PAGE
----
Jiggly Thighs, Six-Pack Abs, and “Mediagirls”
MEDIAGIRLS gives middle-school girls skills to fight sexy, image damaging media.
Posted Oct 29, 2014
The program is incredibly needed and worthwhile given that media affects developing minds in surprising ways:
- Fifty percent of American teens spend nearly 50% of their day consuming media. (The Representation Project)
- Girls exposed to sexualized images from a young age are more prone to depression, eating disorders, and low self-esteem. (American Psychological Association)
- 50% of girls between the ages of 11 and 13 see themselves as overweight (South Carolina Dept. of Health)
- Cosmetic surgery for girls age 18 and younger has climbed by 300% from 1997 to 2007, with breast augmentation climbing 600%. (The Representation Project)
As someone who has been making media herself for years, Michelle is on a mission, determined to show young girls how they can have their voices heard and change the damaging and deflating messages they receive.
I asked Michelle to explain what she hopes to accomplish with MEDIAGIRLS and what steps parents can take to help their pre-teens and teens. She told me:
“Why can’t I look like that?” I heard the pre-teen girl in the coffee shop say to her friend while pointing to a picture in a magazine of a model so thin she looked distorted. “I know,” her friend replied with a dramatic sigh, “I mean, I know the model was probably Photoshopped and everything, but … she is perfect. I hate my jiggly thighs.”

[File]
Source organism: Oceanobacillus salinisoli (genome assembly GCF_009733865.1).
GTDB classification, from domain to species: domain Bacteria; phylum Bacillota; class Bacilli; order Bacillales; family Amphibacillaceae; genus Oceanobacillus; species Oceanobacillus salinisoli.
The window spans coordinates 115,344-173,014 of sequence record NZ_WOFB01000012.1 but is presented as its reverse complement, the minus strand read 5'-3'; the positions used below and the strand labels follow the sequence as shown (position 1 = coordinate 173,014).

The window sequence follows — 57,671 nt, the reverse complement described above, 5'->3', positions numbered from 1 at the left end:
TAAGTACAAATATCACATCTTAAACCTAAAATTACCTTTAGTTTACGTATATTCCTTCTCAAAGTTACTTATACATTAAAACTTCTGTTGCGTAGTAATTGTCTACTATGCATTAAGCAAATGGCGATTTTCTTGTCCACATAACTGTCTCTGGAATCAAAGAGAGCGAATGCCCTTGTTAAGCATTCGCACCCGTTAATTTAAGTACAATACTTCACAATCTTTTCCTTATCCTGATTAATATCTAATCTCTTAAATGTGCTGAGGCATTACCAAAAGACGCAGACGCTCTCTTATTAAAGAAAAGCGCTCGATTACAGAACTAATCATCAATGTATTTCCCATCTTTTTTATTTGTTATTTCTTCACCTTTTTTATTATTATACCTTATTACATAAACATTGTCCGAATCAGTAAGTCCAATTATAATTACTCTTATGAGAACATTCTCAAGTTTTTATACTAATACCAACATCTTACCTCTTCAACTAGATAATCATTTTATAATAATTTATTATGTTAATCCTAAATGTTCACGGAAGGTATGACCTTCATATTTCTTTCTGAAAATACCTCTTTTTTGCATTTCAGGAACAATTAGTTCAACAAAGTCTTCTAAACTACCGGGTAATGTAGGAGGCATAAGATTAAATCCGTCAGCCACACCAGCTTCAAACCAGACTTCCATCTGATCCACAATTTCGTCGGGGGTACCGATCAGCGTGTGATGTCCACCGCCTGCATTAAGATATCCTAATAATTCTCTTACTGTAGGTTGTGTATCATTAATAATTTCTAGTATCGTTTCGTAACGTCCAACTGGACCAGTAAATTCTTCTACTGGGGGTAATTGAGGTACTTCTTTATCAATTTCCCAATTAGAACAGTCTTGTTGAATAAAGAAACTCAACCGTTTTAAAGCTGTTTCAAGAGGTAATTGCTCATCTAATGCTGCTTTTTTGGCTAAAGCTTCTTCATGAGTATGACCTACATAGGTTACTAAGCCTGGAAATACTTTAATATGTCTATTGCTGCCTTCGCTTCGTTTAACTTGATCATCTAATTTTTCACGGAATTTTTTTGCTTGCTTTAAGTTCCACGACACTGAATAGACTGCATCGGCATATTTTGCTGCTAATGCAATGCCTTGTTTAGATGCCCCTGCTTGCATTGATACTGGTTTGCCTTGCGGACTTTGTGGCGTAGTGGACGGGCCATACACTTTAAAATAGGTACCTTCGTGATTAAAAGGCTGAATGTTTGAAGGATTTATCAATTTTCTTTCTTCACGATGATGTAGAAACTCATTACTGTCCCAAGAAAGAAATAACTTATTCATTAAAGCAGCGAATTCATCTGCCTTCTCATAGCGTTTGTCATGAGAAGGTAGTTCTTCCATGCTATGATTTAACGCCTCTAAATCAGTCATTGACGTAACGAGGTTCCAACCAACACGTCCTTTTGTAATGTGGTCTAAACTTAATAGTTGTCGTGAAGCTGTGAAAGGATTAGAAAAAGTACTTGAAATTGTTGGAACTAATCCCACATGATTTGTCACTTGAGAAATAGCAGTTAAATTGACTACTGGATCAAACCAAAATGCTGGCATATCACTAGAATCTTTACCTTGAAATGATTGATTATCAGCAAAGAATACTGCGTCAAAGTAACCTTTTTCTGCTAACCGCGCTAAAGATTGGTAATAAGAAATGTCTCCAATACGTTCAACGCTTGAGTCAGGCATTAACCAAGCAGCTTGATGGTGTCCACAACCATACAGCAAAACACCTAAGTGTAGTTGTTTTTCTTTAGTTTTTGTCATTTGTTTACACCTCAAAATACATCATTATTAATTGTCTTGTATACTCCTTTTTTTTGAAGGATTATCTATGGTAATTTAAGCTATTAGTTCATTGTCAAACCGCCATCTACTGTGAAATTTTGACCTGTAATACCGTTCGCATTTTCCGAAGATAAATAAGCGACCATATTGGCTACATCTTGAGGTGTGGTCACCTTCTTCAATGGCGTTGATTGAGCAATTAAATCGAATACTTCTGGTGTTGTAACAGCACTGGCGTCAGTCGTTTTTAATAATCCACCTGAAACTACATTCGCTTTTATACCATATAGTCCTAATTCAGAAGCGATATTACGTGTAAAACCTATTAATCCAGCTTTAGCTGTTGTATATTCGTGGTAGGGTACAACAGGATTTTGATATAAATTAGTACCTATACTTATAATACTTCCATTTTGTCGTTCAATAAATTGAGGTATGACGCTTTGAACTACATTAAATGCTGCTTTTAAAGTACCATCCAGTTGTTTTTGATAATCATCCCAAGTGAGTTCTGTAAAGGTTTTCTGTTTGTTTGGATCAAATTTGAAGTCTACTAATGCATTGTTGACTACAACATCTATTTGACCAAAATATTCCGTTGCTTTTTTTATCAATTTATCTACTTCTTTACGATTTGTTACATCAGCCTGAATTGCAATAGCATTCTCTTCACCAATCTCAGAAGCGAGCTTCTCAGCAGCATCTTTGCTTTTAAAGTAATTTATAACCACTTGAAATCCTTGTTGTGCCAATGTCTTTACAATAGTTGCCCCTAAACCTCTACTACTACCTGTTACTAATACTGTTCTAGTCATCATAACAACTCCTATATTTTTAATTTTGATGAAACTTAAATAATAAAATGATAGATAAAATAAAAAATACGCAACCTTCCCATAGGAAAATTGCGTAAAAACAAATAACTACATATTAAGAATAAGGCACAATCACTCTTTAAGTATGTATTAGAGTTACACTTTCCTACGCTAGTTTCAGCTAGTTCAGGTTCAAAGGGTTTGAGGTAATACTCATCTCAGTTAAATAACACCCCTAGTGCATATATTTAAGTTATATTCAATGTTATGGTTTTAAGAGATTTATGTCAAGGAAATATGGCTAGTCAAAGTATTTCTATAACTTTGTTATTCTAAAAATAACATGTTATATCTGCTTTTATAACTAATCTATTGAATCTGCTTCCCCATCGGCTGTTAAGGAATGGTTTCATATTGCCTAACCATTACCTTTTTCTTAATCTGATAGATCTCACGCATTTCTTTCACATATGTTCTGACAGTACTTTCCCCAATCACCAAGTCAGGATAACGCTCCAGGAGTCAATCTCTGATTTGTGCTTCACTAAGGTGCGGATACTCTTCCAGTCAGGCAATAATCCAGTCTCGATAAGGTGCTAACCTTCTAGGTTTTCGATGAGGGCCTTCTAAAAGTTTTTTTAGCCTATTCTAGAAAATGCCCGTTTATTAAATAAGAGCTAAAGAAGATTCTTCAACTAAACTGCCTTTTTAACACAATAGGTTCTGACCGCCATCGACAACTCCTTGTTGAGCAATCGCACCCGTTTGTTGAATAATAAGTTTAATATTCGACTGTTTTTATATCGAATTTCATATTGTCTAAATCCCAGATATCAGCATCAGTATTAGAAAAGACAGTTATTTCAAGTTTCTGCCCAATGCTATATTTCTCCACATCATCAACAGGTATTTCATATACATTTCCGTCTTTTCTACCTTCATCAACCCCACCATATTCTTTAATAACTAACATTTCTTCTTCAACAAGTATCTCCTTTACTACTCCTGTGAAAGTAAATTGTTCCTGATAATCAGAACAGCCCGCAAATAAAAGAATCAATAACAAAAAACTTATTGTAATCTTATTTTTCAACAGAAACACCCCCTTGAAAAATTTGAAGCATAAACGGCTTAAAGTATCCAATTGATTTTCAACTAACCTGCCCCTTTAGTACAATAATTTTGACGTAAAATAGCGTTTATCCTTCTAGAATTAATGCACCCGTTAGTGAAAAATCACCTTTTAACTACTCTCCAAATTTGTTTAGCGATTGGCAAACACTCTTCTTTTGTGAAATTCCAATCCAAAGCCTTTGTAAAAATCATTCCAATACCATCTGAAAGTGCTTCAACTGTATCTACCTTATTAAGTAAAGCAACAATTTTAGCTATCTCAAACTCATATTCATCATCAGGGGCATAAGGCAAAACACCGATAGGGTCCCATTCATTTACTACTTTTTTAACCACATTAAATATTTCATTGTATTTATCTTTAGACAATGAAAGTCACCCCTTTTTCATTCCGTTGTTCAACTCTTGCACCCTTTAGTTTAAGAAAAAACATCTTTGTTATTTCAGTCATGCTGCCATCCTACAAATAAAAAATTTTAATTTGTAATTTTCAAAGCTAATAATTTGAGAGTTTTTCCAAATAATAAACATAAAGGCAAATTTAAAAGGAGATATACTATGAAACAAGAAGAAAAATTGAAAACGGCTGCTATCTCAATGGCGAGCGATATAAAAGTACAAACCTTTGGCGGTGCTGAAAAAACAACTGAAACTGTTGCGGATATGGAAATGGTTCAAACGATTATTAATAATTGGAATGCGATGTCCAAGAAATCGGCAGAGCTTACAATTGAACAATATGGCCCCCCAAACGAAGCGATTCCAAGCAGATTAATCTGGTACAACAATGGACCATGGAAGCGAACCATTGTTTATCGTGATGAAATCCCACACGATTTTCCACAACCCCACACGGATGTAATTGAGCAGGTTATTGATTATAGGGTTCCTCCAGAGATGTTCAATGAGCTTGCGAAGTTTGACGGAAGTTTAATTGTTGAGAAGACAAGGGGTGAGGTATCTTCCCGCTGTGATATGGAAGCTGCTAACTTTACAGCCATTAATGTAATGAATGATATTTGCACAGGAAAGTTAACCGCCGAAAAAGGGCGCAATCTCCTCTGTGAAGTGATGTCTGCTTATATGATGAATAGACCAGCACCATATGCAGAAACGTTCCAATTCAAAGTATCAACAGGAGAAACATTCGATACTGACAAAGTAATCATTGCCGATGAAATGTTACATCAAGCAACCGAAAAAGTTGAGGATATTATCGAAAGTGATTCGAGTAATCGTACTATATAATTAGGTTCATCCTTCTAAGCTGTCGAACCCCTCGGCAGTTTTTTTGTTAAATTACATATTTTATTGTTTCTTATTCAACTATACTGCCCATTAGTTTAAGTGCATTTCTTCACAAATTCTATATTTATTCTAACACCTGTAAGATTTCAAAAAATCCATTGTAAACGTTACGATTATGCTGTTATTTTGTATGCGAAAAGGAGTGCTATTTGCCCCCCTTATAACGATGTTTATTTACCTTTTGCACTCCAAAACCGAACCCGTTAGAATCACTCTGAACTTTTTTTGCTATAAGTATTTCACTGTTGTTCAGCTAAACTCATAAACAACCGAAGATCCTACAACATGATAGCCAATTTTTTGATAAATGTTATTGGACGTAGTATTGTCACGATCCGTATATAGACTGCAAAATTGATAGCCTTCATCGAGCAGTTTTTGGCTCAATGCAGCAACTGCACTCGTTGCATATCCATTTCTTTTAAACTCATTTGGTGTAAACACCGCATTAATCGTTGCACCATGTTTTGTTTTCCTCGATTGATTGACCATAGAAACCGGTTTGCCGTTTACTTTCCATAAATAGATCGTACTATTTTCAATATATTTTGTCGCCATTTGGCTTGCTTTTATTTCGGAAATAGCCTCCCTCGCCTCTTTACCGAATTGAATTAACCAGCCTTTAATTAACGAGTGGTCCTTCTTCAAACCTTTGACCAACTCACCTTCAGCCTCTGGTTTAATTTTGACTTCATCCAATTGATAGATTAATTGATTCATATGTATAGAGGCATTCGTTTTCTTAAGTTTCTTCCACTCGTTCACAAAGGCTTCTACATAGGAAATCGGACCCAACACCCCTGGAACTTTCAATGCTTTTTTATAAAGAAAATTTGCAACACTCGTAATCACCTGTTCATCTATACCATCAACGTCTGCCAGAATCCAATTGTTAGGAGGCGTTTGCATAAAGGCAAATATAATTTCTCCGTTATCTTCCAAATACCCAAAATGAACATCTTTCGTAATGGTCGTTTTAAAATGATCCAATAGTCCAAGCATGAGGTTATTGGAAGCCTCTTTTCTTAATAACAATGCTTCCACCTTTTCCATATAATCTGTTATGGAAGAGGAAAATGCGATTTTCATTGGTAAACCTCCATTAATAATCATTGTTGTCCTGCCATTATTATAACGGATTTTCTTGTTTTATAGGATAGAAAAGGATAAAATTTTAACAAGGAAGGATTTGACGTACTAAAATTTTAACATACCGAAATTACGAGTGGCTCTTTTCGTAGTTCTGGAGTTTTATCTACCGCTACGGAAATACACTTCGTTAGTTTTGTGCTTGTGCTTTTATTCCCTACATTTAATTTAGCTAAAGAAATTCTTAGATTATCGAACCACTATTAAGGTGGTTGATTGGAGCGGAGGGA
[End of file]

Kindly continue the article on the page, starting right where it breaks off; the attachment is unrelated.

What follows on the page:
It’s hardly news that girls pine over their appearance and make endless comparisons. What is new is how virtually impossible it has become to protect girls from the onslaught of emaciated models, half-clad women grinding in music videos, girls and women “cat fighting” on TV and over Twitter, and celebrities Photoshopped to freakish perfection.
The average teen is consuming eight to 10 hours a day, and even if we could get girls to “unplug” from technology, they’d still be flooded with media on highway billboards, building exteriors, sides of buses, and gas stations. The bulk of that media aimed at girls is teaching them that what matters most is how "hot" and "beautiful" they are. Most of the parents I talk to feel appalled and defeated.
I don't. I am the mom of a tween and feel compelled to do something.
I believe media is not the enemy; it's a powerful storytelling tool with the potential to even change lives for the better. MEDIAGIRLS teaches middle-school girls to evaluate and challenge media messages, with an emphasis on creating content that is empowering for girls and women.
At the time when girls' self-confidence typically plummets, starting at around age 11, MEDIAGIRLS boosts girls’ confidence by giving them a nurturing space to voice their opinions, and mentors who provide them with writing skills to express themselves and create content that showcases girls and women who are strong, bold, smart, funny, and kind.